Horse Sense #92

A Visit to Symantec

[A warning.  The software has not been released yet, so some details may change.]

I recently previewed Symantec's still unfinished new edition of its Endpoint Protection product (SEP version 12.1) with a number of other value added resellers and consultants.  The developers and product managers wanted to know what we and our customers wanted in a business desktop security product.

In this issue of Horse Sense:

A Visit to Symantec
-Why is a new product needed?
-Tip: How to be safer now!
-Staying with the tried and true, using that which is tested and is new
-Reputation is everything!
-Look below the surface with SONAR
-SEP 12.1 in a nutshell
-Help yourself by helping Symantec
-Thinking of you....
-Tip:  For those who have the digital flu already

Why is a new product needed?

Bad guys find new ways to attack us.  Early on, the threats we faced were simple and splashy.  They were easy to find and fix.  Newer threats tend to be quieter and use multiple attack vectors.  This is how some criminals make their living and they can be very aggressive, sneaky, and professional.  Subverting your computer and compromising your trust can be very profitable.  Good security is all about making it harder for the bad guys to profit off you.  Antivirus alone is not enough to protect you from the newer threats.  In addition, portable computer sales have outnumbered desktop sales for some time.  The protection mechanisms that we relied on in our business networks simply are not there when we leave them.  So, we must better protect the devices we carry with us and the ones we do not because those mobile devices can become a way to infect our business network when we return home.

Social engineering, or using the human to get through defenses, is used in many attacks.  Social engineers know we use our search engines a lot to find things.  So they poison search engine results so their own links will place within the top 10.  Merely clicking their link could expose you to infection.  Malware writers now can buy inexpensive tool sets to make stealthy malware.  They can pay for access to already infected machines to help spread their malware far and wide with little chance of having it traced back to them.  Malware is often designed to steal e mail addresses, user and system information, and logins and passwords compromising the trustworthiness of your machine (and your trust as well).  Malware writers also put control software on your machine allowing them to control thousands of machines like a zombie army.  Once a foothold is gained, other attack programs are often downloaded from zombie servers.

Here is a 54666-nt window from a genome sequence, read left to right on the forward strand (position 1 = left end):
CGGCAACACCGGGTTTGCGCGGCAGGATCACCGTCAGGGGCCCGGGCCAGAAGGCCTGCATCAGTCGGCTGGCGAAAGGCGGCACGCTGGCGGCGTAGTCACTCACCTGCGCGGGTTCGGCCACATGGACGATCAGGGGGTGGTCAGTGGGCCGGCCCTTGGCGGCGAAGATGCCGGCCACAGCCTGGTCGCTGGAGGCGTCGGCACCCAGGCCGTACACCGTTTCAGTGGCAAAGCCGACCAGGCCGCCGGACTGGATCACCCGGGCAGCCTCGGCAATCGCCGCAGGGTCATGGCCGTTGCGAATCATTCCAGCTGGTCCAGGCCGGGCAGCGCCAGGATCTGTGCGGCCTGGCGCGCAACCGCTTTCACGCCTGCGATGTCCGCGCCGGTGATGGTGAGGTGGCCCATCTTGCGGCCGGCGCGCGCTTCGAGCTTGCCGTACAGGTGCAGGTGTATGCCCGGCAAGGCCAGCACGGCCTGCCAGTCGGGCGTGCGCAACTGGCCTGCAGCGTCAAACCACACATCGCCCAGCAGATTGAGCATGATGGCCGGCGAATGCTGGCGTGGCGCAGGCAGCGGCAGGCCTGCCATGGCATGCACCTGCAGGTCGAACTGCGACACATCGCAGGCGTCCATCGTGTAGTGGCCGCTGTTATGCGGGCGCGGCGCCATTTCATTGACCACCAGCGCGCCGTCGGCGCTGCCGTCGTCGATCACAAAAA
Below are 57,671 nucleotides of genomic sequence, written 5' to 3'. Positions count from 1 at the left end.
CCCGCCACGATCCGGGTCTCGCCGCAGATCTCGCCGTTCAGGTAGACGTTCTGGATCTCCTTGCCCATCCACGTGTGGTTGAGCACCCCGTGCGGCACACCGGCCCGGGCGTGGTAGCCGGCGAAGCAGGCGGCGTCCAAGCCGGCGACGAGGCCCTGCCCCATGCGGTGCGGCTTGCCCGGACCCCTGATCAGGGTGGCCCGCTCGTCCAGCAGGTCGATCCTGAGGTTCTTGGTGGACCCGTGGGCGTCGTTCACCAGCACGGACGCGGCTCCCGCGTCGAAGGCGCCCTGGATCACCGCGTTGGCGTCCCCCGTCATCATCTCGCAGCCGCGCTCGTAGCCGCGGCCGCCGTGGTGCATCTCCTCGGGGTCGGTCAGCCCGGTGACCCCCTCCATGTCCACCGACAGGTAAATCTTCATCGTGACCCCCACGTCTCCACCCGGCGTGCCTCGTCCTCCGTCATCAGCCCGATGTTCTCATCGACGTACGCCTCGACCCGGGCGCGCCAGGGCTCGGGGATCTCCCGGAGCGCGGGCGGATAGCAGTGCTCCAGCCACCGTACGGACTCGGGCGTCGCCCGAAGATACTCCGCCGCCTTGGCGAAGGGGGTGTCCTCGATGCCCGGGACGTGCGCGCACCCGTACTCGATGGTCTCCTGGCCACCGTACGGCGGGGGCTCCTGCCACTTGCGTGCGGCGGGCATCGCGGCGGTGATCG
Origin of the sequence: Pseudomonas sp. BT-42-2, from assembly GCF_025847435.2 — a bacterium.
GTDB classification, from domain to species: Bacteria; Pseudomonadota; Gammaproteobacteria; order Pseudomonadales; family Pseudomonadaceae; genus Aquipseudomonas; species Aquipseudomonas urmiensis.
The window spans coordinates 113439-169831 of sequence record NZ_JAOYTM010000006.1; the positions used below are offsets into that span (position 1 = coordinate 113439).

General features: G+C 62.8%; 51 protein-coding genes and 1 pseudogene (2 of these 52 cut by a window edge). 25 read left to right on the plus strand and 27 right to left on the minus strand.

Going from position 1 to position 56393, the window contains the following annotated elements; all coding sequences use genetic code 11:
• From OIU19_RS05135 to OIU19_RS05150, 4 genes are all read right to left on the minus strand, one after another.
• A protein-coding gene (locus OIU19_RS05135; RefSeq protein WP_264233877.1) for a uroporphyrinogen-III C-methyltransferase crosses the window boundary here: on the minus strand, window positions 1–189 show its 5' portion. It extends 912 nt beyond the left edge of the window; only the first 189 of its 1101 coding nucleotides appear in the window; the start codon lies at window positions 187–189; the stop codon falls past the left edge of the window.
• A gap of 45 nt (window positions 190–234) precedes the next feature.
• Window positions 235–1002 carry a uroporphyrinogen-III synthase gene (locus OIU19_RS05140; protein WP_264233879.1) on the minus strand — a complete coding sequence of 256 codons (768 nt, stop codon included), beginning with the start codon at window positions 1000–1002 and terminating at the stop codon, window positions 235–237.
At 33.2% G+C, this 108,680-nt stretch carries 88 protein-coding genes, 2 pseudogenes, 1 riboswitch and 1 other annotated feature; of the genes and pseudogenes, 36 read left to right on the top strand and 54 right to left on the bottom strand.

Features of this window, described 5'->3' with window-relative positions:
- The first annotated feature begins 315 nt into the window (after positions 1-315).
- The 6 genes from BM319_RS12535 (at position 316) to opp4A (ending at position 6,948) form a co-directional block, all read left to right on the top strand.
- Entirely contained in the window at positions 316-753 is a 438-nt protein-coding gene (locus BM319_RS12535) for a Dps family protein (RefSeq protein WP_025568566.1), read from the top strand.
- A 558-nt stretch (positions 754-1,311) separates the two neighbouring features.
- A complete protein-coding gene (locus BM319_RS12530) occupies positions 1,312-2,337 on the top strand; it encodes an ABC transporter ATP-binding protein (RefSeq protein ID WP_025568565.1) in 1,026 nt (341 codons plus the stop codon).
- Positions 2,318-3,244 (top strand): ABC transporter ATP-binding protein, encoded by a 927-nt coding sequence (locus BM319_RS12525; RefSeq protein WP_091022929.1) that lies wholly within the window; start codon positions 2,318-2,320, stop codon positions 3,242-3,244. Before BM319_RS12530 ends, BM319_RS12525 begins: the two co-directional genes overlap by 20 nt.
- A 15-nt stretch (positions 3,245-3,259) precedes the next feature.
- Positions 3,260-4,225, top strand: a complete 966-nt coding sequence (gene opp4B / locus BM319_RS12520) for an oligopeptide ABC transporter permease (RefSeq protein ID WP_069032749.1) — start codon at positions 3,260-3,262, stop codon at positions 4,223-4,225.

New reasons to attack computers have emerged like promoting a particular political agenda, industrial espionage, and nation state sponsored attacks and information gathering.  I believe Stuxnet to be a quite potent example of a nation state attack.  Stuxnet was designed to cause a specific brand of centrifuge used in nuclear enrichment, primarily in Iran, to run out of control and destroy itself.  Symantec played a critical role in dissecting this very sophisticated malware.  It was designed to spread to computers on networks that were not connected to the Internet.  It is a common security practice to isolate "secure" machines and not let them have any access to the Internet.  Often, these machines do not receive software updates or have anti-malware protection.  Stuxnet used human beings carrying USB keys to bridge the gap, kind of like malaria uses mosquitoes.  Stuxnet is a particularly terrifying new breed of malware whose sophistication is phenomenal:
<> Stuxnet shows that previously "safe" environments like segregated networks, medical equipment, isolated machine controllers, and other devices are vulnerable to attack.  Imagine the wide scale disruption in the US if all the stop lights turned red at once....

Traditional antiviral systems alone could not stop something like Stuxnet.  Newer malware evades detection by creating a new version on demand.  Instead of seeing millions of copies of this malware in the wild, traditional antivirus pattern matching software will see millions of different programs.  So, what is needed is a more holistic approach to security.  Current and forthcoming versions of SEP use a range of technologies to protect your computers.  However, many current installations are not configured to use the full power of the product because they have some features turned off or they are not running the latest edition of the client protection software.

Tip:  How to be safer now!

Make sure that not only are your definitions up to date, but that all your security options are turned on and that you have the latest edition of the client software for your machine.  While antivirus signatures update automatically with most manufacturers, you must choose to update the client software itself.  Even without tuning the product for performance, the current SEP 11.6200.x client is three times faster than it was when it was first released! Old software is slower, less compatible, takes more resources, and is more vulnerable to current infections.  Call us and have us help you.  It is like going to the doctor and getting a tetanus booster shot.

Staying with the tried and true, using that which is tested and is new

Many of the new protection technologies in the SEP 12.1 corporate product will be lifted from the Norton consumer products.  See the Horse Sense newsletter #88 on our web site "Are You Testing Software for Someone Else?" <> for more information.